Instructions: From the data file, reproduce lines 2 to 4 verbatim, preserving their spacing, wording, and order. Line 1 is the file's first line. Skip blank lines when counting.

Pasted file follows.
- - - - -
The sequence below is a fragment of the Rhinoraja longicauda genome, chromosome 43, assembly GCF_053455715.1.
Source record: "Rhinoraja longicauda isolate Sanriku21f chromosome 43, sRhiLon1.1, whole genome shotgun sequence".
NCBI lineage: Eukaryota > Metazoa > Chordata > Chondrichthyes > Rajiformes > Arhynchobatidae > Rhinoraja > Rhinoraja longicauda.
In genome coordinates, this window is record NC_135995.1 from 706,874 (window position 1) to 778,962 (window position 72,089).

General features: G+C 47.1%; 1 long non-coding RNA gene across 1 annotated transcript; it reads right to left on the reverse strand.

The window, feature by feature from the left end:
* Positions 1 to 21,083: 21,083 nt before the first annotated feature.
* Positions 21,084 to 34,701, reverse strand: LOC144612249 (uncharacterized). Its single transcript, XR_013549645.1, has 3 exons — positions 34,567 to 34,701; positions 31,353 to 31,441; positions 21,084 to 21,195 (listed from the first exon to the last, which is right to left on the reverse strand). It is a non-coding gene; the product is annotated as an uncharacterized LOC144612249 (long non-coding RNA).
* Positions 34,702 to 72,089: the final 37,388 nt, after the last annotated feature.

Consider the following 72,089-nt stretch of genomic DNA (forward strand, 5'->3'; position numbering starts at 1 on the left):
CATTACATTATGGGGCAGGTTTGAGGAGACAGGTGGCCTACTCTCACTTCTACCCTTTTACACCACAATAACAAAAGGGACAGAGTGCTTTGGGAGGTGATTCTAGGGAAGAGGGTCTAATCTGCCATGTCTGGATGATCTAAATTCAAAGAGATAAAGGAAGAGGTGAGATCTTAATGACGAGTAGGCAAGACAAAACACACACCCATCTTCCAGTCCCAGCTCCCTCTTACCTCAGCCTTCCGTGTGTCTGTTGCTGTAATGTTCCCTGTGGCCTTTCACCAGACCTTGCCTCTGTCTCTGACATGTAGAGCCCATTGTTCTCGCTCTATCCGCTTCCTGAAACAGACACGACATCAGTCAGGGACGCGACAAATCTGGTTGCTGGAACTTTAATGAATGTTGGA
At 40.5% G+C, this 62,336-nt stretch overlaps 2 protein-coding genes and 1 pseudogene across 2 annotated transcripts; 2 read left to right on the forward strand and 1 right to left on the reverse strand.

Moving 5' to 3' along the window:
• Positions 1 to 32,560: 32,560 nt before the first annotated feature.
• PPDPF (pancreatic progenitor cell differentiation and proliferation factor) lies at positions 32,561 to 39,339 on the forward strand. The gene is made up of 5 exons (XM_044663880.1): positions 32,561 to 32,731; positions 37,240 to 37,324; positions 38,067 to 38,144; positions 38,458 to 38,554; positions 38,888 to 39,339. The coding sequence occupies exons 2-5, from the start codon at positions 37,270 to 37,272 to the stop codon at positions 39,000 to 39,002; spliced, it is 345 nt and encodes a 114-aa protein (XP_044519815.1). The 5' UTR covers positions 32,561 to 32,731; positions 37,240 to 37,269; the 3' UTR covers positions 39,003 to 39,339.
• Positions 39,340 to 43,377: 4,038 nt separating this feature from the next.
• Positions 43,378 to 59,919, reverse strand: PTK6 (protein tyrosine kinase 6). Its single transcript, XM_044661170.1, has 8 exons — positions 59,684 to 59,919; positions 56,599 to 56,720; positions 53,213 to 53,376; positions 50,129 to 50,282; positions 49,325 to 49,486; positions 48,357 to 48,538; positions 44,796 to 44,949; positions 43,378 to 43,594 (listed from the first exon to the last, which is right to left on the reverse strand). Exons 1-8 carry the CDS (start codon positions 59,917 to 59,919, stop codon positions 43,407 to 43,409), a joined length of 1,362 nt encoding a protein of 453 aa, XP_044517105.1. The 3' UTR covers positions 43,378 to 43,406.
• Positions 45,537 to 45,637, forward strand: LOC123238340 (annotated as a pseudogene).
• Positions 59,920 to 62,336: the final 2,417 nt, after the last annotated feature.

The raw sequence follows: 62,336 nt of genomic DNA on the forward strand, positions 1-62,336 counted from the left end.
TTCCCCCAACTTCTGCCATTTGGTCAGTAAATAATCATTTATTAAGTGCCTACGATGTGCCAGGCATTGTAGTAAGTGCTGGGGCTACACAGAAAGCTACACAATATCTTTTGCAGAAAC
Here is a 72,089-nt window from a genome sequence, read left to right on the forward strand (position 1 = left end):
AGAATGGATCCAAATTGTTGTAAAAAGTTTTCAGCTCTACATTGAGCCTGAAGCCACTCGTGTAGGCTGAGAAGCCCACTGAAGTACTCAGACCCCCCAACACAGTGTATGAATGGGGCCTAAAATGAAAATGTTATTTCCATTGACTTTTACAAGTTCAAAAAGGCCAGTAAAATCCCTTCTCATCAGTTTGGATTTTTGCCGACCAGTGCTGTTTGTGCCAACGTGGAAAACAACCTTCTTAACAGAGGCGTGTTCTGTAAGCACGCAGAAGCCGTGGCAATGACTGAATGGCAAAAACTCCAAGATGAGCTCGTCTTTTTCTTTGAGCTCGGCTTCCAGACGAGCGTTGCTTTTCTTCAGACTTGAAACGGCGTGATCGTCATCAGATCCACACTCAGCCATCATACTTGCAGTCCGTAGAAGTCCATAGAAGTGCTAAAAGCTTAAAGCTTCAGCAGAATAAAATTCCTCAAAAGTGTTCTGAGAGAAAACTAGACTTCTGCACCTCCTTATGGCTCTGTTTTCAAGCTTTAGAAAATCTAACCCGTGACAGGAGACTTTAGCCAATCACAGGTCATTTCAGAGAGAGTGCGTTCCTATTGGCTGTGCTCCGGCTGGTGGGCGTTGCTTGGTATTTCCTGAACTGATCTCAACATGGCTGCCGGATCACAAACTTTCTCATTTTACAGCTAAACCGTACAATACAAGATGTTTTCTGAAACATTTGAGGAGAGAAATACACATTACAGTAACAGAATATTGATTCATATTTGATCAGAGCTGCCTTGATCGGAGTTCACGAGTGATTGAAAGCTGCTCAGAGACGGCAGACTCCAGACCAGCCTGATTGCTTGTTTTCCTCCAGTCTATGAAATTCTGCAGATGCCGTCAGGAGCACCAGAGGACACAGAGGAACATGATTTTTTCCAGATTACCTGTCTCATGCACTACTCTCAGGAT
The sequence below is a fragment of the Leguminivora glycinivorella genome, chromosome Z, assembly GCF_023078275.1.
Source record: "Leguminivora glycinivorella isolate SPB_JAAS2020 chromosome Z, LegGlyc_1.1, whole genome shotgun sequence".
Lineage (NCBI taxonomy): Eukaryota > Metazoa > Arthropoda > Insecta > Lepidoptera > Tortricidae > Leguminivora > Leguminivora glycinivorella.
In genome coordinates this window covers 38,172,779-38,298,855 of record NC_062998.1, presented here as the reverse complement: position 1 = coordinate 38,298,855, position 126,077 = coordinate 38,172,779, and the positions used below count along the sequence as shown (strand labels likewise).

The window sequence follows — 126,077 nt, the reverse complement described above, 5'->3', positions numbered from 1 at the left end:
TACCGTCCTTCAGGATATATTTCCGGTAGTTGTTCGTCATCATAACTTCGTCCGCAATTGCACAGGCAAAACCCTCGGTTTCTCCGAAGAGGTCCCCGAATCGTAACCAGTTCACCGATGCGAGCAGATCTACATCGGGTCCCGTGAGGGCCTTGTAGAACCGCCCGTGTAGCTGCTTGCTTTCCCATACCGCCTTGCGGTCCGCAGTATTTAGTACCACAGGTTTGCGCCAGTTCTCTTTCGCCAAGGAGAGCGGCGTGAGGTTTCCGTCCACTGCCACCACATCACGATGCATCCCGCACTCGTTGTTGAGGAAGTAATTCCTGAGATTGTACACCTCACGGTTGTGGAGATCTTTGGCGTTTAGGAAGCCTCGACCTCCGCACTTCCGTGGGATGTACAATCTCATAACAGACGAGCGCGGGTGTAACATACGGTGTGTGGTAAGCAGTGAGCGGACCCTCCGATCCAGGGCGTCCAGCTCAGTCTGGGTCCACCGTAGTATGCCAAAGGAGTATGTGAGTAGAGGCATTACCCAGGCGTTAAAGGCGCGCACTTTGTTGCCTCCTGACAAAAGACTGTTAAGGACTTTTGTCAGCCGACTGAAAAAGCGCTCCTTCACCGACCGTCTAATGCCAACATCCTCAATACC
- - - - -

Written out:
Source record: "Rhinoraja longicauda isolate Sanriku21f chromosome 43, sRhiLon1.1, whole genome shotgun sequence".
NCBI lineage: Eukaryota > Metazoa > Chordata > Chondrichthyes > Rajiformes > Arhynchobatidae > Rhinoraja > Rhinoraja longicauda.
In genome coordinates, this window is record NC_135995.1 from 706,874 (window position 1) to 778,962 (window position 72,089).